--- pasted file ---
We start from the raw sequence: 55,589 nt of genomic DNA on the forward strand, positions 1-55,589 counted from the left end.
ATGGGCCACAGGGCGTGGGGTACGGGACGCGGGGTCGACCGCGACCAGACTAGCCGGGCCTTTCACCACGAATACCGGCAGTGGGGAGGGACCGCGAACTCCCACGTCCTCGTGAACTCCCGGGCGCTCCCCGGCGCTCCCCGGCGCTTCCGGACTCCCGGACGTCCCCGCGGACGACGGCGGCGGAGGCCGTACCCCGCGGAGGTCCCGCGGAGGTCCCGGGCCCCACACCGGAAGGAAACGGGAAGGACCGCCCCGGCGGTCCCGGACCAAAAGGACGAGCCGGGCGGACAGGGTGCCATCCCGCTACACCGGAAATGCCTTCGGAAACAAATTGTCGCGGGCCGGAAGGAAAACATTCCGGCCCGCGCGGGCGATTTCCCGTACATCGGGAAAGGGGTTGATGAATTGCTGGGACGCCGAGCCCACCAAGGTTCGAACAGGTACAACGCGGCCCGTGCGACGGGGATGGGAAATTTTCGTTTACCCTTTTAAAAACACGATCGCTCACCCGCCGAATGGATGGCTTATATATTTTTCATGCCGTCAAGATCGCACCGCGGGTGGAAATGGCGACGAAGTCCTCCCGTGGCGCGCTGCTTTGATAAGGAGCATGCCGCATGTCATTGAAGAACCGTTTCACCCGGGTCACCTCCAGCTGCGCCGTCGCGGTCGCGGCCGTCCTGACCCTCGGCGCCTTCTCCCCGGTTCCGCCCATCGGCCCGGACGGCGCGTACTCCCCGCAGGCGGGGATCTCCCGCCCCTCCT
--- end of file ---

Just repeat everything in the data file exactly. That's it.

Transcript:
We start from the raw sequence: 55,589 nt of genomic DNA on the forward strand, positions 1-55,589 counted from the left end.
ATGGGCCACAGGGCGTGGGGTACGGGACGCGGGGTCGACCGCGACCAGACTAGCCGGGCCTTTCACCACGAATACCGGCAGTGGGGAGGGACCGCGAACTCCCACGTCCTCGTGAACTCCCGGGCGCTCCCCGGCGCTCCCCGGCGCTTCCGGACTCCCGGACGTCCCCGCGGACGACGGCGGCGGAGGCCGTACCCCGCGGAGGTCCCGCGGAGGTCCCGGGCCCCACACCGGAAGGAAACGGGAAGGACCGCCCCGGCGGTCCCGGACCAAAAGGACGAGCCGGGCGGACAGGGTGCCATCCCGCTACACCGGAAATGCCTTCGGAAACAAATTGTCGCGGGCCGGAAGGAAAACATTCCGGCCCGCGCGGGCGATTTCCCGTACATCGGGAAAGGGGTTGATGAATTGCTGGGACGCCGAGCCCACCAAGGTTCGAACAGGTACAACGCGGCCCGTGCGACGGGGATGGGAAATTTTCGTTTACCCTTTTAAAAACACGATCGCTCACCCGCCGAATGGATGGCTTATATATTTTTCATGCCGTCAAGATCGCACCGCGGGTGGAAATGGCGACGAAGTCCTCCCGTGGCGCGCTGCTTTGATAAGGAGCATGCCGCATGTCATTGAAGAACCGTTTCACCCGGGTCACCTCCAGCTGCGCCGTCGCGGTCGCGGCCGTCCTGACCCTCGGCGCCTTCTCCCCGGTTCCGCCCATCGGCCCGGACGGCGCGTACTCCCCGCAGGCGGGGATCTCCCGCCCCTCCT